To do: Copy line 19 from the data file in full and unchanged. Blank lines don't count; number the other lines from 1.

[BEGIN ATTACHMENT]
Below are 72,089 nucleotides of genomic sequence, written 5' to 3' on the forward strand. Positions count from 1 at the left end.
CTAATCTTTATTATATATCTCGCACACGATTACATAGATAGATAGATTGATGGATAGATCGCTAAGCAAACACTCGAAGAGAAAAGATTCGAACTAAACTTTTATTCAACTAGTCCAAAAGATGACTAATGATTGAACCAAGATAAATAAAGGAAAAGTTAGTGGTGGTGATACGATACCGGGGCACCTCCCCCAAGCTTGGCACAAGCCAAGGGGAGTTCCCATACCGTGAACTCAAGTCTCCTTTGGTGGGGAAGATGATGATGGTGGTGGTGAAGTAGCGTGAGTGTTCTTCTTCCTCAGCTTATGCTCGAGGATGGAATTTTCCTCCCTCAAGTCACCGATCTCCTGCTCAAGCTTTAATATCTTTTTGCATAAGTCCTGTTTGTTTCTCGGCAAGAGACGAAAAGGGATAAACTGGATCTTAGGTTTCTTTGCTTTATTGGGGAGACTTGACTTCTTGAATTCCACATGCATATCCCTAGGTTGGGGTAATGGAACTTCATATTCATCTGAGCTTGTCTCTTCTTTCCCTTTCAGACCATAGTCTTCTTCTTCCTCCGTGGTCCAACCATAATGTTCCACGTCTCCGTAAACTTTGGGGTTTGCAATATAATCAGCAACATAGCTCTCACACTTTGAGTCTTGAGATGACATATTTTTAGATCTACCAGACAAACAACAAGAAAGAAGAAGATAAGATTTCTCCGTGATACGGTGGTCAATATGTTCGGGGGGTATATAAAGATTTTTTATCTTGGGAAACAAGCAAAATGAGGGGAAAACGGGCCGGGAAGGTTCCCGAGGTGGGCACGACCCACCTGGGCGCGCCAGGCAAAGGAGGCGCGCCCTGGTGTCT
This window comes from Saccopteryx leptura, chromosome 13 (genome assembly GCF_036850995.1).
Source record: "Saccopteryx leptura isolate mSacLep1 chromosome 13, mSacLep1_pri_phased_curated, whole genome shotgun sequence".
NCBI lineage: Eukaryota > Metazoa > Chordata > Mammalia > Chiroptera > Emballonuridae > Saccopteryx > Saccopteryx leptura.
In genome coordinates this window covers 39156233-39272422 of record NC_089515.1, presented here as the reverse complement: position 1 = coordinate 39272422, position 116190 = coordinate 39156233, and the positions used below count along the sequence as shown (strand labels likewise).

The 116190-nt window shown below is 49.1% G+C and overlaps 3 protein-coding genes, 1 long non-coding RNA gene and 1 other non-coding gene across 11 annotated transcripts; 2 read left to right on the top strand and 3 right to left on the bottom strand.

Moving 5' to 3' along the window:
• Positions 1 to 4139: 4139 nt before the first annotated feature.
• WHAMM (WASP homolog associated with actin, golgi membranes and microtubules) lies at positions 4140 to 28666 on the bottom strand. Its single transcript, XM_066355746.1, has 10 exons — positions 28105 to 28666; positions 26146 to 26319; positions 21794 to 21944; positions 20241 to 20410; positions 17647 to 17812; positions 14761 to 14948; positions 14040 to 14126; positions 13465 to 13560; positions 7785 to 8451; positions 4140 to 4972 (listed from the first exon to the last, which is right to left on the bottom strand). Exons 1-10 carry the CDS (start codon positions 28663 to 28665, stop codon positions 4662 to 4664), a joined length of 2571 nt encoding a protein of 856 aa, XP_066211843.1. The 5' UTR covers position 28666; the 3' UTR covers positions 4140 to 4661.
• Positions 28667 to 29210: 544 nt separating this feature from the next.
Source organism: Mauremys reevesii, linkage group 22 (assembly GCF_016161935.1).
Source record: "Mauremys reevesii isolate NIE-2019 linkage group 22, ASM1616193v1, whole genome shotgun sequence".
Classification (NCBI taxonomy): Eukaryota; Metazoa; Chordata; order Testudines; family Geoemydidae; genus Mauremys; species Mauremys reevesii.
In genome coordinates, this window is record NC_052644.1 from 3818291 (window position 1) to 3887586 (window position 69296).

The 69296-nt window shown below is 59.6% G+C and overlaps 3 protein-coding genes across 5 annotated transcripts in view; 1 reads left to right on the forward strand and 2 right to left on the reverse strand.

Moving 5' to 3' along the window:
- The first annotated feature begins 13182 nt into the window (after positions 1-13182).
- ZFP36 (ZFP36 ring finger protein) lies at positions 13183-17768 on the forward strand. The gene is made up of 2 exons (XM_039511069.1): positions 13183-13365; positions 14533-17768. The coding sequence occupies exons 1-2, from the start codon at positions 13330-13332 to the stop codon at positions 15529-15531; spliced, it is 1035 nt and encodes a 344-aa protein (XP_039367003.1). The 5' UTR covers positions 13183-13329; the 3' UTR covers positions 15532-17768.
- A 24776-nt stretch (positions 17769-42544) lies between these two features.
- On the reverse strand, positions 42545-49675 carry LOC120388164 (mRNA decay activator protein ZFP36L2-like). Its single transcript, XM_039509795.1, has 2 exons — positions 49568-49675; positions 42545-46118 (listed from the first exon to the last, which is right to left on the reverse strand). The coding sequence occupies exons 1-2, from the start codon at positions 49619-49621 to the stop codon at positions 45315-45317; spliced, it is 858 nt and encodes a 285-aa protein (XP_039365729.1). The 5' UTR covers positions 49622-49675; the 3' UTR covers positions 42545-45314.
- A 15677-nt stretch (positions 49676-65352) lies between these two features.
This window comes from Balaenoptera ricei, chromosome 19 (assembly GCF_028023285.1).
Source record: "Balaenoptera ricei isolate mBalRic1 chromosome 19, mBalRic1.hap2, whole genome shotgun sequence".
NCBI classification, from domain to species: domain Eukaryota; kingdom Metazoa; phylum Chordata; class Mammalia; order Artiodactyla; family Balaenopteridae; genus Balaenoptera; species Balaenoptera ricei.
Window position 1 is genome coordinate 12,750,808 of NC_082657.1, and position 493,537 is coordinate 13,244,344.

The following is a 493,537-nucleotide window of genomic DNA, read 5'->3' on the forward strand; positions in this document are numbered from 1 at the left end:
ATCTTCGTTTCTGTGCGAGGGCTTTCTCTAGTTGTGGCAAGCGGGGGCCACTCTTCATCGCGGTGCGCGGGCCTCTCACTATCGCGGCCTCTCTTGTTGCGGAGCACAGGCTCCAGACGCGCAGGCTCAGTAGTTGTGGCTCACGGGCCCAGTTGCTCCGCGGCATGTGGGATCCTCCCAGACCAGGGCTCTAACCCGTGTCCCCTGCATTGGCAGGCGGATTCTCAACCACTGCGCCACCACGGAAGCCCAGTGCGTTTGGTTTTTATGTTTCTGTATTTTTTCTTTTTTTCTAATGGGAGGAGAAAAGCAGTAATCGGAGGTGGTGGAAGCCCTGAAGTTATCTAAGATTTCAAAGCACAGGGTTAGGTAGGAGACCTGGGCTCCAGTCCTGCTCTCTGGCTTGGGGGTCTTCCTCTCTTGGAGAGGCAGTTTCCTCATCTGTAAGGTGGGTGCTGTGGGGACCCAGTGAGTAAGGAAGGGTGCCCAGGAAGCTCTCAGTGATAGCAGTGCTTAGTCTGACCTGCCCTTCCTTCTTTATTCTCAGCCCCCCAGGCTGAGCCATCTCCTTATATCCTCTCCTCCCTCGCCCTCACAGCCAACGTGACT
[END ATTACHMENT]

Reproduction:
- ZFP36 (ZFP36 ring finger protein) lies at positions 13183-17768 on the forward strand. The gene is made up of 2 exons (XM_039511069.1): positions 13183-13365; positions 14533-17768. The coding sequence occupies exons 1-2, from the start codon at positions 13330-13332 to the stop codon at positions 15529-15531; spliced, it is 1035 nt and encodes a 344-aa protein (XP_039367003.1). The 5' UTR covers positions 13183-13329; the 3' UTR covers positions 15532-17768.